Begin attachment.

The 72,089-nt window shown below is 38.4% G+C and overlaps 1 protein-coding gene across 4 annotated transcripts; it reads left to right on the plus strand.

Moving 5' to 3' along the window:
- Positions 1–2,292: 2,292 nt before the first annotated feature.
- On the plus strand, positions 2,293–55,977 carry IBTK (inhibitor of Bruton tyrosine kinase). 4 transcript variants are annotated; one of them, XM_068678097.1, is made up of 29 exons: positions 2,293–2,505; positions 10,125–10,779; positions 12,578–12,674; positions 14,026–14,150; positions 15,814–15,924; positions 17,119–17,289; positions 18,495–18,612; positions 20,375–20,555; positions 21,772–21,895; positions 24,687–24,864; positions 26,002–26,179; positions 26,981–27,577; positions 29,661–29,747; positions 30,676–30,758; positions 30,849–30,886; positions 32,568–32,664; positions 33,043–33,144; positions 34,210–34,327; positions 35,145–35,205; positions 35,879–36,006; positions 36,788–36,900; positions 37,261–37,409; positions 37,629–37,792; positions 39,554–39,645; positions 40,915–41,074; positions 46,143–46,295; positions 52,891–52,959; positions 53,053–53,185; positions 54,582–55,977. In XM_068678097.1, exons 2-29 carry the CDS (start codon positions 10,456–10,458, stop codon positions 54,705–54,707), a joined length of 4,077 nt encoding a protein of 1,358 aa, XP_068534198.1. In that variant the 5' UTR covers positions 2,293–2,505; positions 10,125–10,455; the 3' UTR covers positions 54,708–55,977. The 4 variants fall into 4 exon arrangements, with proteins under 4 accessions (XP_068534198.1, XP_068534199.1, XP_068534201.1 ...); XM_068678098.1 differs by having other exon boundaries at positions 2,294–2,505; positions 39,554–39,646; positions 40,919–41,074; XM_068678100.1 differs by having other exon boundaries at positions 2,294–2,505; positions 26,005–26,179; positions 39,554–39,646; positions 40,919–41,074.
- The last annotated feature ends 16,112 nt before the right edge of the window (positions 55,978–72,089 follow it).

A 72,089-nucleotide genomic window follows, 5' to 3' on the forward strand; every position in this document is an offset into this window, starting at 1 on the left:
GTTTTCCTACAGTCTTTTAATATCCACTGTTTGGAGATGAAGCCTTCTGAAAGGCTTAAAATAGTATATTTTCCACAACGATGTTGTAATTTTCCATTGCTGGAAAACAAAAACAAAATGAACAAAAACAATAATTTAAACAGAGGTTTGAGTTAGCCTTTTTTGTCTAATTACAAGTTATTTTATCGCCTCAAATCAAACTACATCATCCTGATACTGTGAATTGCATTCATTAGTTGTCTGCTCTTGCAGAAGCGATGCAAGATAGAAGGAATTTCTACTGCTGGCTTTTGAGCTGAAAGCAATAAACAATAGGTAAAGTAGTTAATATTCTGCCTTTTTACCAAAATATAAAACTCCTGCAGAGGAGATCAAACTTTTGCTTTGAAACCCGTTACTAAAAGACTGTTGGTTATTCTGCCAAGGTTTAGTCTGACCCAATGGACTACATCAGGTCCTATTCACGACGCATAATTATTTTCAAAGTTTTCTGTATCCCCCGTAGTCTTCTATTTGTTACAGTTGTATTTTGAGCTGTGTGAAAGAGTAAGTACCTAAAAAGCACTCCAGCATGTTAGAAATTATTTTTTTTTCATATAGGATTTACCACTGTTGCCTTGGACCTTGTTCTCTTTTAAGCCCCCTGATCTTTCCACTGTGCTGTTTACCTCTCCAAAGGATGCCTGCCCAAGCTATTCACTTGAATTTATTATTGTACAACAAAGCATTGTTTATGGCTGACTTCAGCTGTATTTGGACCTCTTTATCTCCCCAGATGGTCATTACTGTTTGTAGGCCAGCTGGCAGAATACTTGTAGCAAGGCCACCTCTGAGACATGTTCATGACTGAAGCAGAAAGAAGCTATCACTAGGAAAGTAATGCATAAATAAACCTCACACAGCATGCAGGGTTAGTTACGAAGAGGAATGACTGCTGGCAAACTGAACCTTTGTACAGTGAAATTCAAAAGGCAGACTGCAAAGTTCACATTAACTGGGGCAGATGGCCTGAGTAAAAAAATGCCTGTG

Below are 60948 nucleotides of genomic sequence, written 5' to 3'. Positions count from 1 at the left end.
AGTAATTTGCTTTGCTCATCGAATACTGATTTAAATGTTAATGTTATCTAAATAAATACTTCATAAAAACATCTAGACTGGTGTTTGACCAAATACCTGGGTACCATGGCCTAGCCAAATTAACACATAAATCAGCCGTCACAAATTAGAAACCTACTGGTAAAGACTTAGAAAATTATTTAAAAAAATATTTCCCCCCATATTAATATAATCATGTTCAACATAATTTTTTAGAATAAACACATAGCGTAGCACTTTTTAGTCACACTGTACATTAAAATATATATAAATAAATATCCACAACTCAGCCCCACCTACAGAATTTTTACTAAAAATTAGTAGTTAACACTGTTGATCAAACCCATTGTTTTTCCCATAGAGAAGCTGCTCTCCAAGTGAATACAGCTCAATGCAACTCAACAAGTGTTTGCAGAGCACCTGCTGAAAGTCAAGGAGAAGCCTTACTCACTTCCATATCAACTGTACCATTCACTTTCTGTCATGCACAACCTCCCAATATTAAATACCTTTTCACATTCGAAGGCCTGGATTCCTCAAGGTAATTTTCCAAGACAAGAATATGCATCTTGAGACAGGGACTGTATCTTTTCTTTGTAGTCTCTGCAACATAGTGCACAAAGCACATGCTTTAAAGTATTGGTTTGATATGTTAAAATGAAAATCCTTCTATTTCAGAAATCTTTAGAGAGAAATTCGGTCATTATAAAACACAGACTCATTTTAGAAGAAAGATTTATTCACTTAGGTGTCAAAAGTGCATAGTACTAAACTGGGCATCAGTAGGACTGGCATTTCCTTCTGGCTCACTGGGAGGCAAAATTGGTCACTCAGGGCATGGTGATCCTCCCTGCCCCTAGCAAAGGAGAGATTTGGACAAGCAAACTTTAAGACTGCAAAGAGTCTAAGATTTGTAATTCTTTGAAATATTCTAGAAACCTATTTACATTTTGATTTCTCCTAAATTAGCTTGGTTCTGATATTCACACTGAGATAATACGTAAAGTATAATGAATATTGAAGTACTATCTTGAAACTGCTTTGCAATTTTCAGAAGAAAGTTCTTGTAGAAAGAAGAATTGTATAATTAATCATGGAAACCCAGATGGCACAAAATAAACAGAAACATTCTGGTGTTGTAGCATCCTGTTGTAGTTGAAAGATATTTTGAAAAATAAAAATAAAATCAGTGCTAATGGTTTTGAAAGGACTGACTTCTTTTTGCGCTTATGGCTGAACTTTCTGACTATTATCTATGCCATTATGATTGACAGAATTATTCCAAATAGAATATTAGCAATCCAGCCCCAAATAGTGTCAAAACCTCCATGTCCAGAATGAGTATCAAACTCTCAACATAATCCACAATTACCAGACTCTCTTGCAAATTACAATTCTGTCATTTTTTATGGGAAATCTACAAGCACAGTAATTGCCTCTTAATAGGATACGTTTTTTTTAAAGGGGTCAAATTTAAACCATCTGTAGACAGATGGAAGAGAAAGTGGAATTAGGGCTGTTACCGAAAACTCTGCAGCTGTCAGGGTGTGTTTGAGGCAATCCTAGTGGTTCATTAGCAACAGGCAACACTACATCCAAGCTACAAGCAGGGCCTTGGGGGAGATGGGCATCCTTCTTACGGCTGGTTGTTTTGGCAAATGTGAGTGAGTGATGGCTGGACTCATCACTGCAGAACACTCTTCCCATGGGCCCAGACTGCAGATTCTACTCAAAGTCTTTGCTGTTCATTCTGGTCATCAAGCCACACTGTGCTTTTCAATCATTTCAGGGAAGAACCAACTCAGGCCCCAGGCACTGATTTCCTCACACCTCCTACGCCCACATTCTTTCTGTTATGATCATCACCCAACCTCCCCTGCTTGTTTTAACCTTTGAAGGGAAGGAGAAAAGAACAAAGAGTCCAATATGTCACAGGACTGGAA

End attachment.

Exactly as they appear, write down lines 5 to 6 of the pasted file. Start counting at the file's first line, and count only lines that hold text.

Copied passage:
- The last annotated feature ends 16,112 nt before the right edge of the window (positions 55,978–72,089 follow it).

A 72,089-nucleotide genomic window follows, 5' to 3' on the forward strand; every position in this document is an offset into this window, starting at 1 on the left: